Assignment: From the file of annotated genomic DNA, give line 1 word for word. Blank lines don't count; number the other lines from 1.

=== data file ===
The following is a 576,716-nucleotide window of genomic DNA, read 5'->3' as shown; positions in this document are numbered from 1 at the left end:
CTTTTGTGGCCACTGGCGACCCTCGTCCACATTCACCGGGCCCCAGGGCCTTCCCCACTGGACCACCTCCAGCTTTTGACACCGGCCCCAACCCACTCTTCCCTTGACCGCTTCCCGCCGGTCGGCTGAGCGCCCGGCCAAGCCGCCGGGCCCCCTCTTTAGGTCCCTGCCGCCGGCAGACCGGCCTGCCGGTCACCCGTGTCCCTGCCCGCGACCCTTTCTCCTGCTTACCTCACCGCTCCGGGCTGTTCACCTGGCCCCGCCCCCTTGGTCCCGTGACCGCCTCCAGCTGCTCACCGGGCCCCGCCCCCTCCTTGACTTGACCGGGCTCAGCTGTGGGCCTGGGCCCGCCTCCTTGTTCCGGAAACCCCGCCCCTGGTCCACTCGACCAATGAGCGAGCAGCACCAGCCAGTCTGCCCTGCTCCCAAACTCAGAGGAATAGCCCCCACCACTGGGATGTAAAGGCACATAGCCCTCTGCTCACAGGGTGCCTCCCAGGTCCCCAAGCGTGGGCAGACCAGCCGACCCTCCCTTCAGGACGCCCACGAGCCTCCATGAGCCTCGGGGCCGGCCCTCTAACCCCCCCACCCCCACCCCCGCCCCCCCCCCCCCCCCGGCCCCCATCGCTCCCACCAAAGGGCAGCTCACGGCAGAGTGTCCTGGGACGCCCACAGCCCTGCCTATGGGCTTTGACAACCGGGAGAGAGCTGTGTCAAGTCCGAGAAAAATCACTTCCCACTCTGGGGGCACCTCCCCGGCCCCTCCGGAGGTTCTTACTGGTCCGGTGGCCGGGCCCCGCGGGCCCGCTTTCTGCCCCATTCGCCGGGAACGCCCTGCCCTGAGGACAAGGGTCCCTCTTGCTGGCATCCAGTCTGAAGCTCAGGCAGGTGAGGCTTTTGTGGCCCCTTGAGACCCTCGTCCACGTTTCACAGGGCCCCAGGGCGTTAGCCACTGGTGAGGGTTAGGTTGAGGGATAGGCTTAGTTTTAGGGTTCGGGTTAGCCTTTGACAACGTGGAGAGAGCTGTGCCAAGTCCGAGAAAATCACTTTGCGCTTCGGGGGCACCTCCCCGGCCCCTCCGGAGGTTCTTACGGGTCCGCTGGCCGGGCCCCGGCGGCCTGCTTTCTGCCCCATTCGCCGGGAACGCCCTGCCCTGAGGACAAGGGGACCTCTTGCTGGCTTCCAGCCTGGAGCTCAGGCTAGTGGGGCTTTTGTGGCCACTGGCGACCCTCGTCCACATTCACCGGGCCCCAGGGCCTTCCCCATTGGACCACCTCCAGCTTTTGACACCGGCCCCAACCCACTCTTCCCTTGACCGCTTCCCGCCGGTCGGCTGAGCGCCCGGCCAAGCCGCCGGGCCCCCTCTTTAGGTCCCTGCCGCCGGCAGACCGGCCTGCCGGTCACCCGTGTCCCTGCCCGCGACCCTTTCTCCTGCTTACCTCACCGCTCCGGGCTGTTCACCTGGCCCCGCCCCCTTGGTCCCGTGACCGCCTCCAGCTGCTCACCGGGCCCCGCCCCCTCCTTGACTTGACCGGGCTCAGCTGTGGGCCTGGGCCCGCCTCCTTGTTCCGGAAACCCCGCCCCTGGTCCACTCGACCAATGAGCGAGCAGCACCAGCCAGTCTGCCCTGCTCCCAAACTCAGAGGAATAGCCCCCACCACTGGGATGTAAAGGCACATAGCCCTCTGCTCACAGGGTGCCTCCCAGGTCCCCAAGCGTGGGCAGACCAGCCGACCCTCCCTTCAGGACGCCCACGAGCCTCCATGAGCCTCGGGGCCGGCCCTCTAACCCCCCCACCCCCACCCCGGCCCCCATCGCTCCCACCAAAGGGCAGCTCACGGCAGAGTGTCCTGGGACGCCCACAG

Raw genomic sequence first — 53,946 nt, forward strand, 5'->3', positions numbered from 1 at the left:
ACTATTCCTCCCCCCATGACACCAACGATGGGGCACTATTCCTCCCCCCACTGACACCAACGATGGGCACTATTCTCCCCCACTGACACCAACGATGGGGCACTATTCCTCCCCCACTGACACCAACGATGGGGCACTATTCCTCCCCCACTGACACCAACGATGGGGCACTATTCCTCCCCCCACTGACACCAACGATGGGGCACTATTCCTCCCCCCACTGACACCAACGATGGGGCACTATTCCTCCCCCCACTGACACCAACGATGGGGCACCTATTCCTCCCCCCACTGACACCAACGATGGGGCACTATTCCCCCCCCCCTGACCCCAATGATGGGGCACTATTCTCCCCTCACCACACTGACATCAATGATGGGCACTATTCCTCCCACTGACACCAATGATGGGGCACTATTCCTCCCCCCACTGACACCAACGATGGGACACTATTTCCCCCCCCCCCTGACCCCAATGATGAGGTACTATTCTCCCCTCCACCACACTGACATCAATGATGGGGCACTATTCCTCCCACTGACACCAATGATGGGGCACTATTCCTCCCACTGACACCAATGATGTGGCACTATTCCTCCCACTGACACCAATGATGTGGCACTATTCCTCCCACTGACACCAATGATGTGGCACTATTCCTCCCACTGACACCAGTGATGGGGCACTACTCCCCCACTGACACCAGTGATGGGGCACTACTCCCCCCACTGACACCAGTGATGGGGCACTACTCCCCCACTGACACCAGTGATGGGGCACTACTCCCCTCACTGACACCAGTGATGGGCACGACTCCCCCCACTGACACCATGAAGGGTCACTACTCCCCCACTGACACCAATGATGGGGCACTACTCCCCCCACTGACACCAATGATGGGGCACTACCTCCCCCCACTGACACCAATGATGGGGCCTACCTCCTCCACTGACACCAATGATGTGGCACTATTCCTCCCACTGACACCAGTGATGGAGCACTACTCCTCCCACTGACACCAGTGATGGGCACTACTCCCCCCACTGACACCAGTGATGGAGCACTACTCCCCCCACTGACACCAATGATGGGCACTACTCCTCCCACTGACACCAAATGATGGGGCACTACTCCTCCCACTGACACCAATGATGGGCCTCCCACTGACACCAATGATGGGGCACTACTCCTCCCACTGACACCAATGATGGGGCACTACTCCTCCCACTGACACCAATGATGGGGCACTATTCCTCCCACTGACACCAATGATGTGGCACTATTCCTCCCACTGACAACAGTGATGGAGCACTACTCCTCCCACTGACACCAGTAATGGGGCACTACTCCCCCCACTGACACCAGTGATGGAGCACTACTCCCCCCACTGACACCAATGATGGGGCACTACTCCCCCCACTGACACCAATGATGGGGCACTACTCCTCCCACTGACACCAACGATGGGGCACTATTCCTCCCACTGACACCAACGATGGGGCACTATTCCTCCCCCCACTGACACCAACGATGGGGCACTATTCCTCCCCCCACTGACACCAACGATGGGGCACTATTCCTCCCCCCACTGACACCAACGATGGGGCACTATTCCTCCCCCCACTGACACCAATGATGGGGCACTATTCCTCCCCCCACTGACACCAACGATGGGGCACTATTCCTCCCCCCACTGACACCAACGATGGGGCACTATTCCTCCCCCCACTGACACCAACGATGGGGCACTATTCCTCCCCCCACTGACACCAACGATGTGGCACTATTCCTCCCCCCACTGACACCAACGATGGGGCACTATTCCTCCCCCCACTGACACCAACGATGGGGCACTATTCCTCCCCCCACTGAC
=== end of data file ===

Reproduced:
The following is a 576,716-nucleotide window of genomic DNA, read 5'->3' as shown; positions in this document are numbered from 1 at the left end: